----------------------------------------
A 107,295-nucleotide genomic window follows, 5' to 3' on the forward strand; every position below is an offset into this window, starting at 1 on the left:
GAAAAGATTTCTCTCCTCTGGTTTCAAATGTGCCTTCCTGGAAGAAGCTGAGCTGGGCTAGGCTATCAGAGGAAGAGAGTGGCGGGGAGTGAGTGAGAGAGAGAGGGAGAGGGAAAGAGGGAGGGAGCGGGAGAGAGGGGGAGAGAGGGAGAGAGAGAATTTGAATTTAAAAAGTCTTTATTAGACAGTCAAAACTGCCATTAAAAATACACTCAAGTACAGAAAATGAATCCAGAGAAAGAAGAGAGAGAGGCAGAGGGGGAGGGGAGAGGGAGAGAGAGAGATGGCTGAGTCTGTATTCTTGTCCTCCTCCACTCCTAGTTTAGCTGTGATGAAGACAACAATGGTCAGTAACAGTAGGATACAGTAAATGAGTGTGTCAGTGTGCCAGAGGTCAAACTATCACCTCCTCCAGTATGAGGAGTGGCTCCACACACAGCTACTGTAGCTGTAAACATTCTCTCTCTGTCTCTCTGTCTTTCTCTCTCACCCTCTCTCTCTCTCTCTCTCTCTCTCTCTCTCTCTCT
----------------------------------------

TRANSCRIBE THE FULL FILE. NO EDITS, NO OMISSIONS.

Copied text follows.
A 107,295-nucleotide genomic window follows, 5' to 3' on the forward strand; every position below is an offset into this window, starting at 1 on the left:
GAAAAGATTTCTCTCCTCTGGTTTCAAATGTGCCTTCCTGGAAGAAGCTGAGCTGGGCTAGGCTATCAGAGGAAGAGAGTGGCGGGGAGTGAGTGAGAGAGAGAGGGAGAGGGAAAGAGGGAGGGAGCGGGAGAGAGGGGGAGAGAGGGAGAGAGAGAATTTGAATTTAAAAAGTCTTTATTAGACAGTCAAAACTGCCATTAAAAATACACTCAAGTACAGAAAATGAATCCAGAGAAAGAAGAGAGAGAGGCAGAGGGGGAGGGGAGAGGGAGAGAGAGAGATGGCTGAGTCTGTATTCTTGTCCTCCTCCACTCCTAGTTTAGCTGTGATGAAGACAACAATGGTCAGTAACAGTAGGATACAGTAAATGAGTGTGTCAGTGTGCCAGAGGTCAAACTATCACCTCCTCCAGTATGAGGAGTGGCTCCACACACAGCTACTGTAGCTGTAAACATTCTCTCTCTGTCTCTCTGTCTTTCTCTCTCACCCTCTCTCTCTCTCTCTCTCTCTCTCTCTCTCTCTCT